Add the economic benefits which will flow through job creation and support for the independent production sector and there is much to be enthusiastic about. I also welcome the Scottish-generated news bulletin, drawing on the BBC’s vast global resources, to be shown at the peak hour of 9pm.
With so much good news around, who could demur? Well, the last couple of days offered great entertainment in that respect. The gritted-teeth welcomes have been a joy to behold, quickly followed by the procession of caveats, “disappointments” and instant demands for more money. The old grievance narrative is dead; long live the new grievance narrative, hastily compiled.
The really significant factor is that the BBC has gone over the heads of our presiding politicians and their narrow agenda. Instead, it had the gumption to listen to the broad sweep of Scottish opinion. Who in Scotland will not welcome greater choice, a wider offering of quality programmes with Scottish themes and all the other outcomes now in prospect?
What the great majority did not want was the sole demand on which so much political effort was concentrated – diminution of choice through replacing the main BBC news bulletin with a “Scottish Six”. And make no mistake, that was always a political demand rather than a journalistic one.
There are to be 80 new journalistic jobs in BBC Scotland. This should give an immediate boost to confidence for those who are already there. It should also generate a period of self-appraisal and a new willingness to face down politicians and their little helpers who feel entitled to dictate the news agenda.
BBC Scotland has been subjected to a prolonged and utterly dishonest campaign of vilification by the same forces baying for a “Scottish Six” as if national dignity depended upon it. It was Trumpism before Trump – if lies are told often enough and loudly enough, they become truth. One of the 80 jobs should be reserved for an individual whose sole task is to tell the spin-doctors to clear off and mind their own business. That appointment could be made immediately.
It added to the general good humour that Tony Hall’s coup de theatre was preceded by days of patriotic outrage at the anticipated denial of a “Scottish Six”. In all this clamour, there was not a mention of any other aspect of Scottish broadcasting. There could not have been more eloquent confirmation that everything was viewed through this most self-interested of political prisms.
The award for prize chump went to Paul Holleran, who combines being Scottish organiser of the National Union of Journalists and a campaigner for independence. About the “Scottish Six” rejection, Holleran went into fulmination overdrive. It showed that the BBC’s “attitude to Scotland stinks”. The BBC was telling Scots: “We don’t care about you.” The decision presaged “a real blow to TV production in Scotland”.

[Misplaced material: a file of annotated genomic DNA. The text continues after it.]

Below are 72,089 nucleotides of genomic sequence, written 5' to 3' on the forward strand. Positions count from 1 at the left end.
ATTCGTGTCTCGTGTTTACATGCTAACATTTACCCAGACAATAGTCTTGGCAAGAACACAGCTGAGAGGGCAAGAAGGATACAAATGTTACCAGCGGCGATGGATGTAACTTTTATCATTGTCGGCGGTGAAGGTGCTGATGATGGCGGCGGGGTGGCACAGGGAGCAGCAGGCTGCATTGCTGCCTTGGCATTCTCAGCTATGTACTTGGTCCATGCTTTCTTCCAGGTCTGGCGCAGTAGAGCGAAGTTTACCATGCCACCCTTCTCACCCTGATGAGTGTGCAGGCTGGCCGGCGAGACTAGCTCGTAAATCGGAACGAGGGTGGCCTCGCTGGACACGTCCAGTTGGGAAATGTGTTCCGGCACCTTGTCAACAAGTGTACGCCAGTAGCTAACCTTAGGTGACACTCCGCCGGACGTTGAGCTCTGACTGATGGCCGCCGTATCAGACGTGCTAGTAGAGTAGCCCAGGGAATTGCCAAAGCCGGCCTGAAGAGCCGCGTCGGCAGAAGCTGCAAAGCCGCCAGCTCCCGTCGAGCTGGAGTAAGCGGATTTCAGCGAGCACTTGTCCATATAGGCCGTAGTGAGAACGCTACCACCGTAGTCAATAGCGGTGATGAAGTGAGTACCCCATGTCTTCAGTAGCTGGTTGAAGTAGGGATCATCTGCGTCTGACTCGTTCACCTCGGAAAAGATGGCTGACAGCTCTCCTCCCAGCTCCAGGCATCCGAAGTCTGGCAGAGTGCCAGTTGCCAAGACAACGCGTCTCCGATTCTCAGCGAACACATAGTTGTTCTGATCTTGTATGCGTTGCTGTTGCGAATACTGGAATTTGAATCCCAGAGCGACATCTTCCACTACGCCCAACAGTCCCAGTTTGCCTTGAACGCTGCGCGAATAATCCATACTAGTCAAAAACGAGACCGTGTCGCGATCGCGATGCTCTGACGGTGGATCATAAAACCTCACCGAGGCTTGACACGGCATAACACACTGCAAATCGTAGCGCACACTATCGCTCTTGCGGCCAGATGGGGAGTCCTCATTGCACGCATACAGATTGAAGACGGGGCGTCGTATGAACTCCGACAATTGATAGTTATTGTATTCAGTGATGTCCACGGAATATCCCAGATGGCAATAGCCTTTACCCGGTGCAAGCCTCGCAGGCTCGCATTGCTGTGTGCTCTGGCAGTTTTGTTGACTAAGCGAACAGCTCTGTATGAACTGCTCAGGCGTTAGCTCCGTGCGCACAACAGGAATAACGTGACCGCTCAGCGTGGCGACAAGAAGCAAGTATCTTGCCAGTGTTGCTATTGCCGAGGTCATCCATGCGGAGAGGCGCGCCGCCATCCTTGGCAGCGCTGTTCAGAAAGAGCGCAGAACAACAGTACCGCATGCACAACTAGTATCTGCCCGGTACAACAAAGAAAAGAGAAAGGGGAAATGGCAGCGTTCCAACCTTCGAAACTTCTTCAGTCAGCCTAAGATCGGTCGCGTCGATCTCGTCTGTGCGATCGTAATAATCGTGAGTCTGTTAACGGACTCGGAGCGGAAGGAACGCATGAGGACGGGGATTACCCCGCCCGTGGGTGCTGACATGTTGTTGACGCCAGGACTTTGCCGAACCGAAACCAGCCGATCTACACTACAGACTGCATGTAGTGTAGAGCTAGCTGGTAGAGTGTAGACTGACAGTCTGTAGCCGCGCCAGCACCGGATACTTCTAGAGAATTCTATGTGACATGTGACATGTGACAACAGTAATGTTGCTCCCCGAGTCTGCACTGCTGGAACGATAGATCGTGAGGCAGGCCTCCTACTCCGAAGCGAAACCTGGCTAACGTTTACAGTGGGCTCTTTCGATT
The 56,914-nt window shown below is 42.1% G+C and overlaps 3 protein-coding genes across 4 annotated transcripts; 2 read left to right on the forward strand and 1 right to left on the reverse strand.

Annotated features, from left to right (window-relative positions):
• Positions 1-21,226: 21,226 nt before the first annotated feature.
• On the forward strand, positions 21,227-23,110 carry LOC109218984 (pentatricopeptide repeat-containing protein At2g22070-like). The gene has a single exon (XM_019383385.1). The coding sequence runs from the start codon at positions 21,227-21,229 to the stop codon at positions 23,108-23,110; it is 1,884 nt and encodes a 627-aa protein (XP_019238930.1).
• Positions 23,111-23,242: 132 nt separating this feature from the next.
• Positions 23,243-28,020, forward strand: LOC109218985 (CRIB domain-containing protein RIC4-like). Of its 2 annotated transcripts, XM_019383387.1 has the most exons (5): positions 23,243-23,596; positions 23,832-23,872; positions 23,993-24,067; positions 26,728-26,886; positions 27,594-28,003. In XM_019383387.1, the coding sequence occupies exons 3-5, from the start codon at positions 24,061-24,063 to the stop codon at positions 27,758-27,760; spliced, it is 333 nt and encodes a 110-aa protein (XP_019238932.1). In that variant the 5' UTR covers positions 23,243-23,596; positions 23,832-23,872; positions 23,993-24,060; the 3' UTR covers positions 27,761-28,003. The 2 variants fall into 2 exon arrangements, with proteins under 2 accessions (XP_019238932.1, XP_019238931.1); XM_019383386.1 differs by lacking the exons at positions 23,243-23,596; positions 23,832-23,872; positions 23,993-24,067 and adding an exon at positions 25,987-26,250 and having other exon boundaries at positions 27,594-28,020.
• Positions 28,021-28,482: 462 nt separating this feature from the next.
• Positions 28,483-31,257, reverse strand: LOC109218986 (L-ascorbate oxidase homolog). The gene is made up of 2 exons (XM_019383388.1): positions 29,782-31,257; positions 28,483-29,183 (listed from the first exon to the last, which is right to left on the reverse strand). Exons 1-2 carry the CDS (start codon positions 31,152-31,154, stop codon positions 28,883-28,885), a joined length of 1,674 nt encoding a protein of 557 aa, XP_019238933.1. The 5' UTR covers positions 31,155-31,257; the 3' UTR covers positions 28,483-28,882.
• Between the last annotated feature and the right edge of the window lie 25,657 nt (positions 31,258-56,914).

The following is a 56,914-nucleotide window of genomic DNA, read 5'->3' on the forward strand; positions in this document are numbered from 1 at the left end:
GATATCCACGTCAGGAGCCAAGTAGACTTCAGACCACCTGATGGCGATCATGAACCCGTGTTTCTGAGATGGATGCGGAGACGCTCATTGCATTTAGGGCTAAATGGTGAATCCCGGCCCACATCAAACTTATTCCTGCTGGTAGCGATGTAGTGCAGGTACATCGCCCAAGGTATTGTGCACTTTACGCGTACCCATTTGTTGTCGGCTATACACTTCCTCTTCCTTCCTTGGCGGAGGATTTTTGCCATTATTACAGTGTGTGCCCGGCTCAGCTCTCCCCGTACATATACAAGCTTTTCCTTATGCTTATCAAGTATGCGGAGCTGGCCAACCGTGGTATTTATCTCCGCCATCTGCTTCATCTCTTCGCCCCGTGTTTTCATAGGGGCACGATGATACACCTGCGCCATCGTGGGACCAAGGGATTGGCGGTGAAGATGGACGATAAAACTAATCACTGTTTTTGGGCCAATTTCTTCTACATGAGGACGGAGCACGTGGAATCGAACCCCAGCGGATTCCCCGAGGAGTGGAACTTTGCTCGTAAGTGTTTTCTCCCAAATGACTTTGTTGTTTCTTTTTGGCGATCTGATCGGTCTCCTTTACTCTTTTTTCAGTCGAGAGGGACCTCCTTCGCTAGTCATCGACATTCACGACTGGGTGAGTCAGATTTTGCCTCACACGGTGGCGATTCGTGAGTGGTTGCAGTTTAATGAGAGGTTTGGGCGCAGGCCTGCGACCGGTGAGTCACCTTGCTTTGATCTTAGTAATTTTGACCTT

Someone should advise Mr Holleran that it is not a great idea to comment on a story until one knows what the story is. Never trust a journalist! He and his political cronies now live with the reality that the BBC management they excoriated so extravagantly are the same people who have ushered in a brave new era for Scottish broadcasting, creativity and journalism. Can the same be said for any of the grievance-mongers? Have they ever created anything?
There is a wider lesson for anyone who cares to take note of it. The SNP do not speak for Scotland. At worst, they speak for less than half of it. Admittedly, what they lack in numbers, they compensate for in volume and arrogance. But it is a profound mistake for anybody trying to do “the right thing for Scotland” to listen only to demands being made by the ascendant minority.
That point has urgent application in the context of drum-beating for a second referendum on independence. While all the manoeuvring in preparation for such an announcement provides interminable media fodder, it is much more difficult for the majority who have absolutely no desire for such an event to make themselves heard. The mistake would be to discount them.
Let me offer examples of why there is no case for another referendum on the contrived grounds that Brexit has changed everything. Last week, I suggested that differences over immigration were being greatly exaggerated, that London’s needs in this respect are in line with Scotland’s and that “a solution will be found, just as it always is when the needs of capital dictate”. A few days later, the Brexit minister confirmed much this point when he said it would be “years and years” before immigration from eastern Europe would not be required in the UK.
I don’t know how that debate will pan out but, crucially, neither does Nicola Sturgeon. In the same vein this week, a distinguished Irish academic wrote in the Irish Times about the inevitability of a hard border within Ireland as a result of Brexit, whatever politicians might wish for. Yet the Irish precedent (which isn’t actually one) is the only argument our own Nationalists ever use for insisting that there would be no hard border between Scotland and England.
On all such matters, events are fluid. There are no two clear-cut options on which to vote and to claim otherwise is pure casuistry.
So what is the case against agreeing to a referendum? First, there is not a shred of evidence a majority want it. Second, there is absolutely no certainty about what Brexit will produce, far less what independence can guarantee. Third, it would be a massive distraction during negotiations on which so many Scottish and other UK interests depend.
I believe that most Scots would find these arguments reasonable and sensible, even if there was the inevitable outcry from the Nationalists – but they have to be made, and soon. The Prime Minister should learn from the BBC experience, have faith in the Scottish majority and face down the clamour of the unappeasable.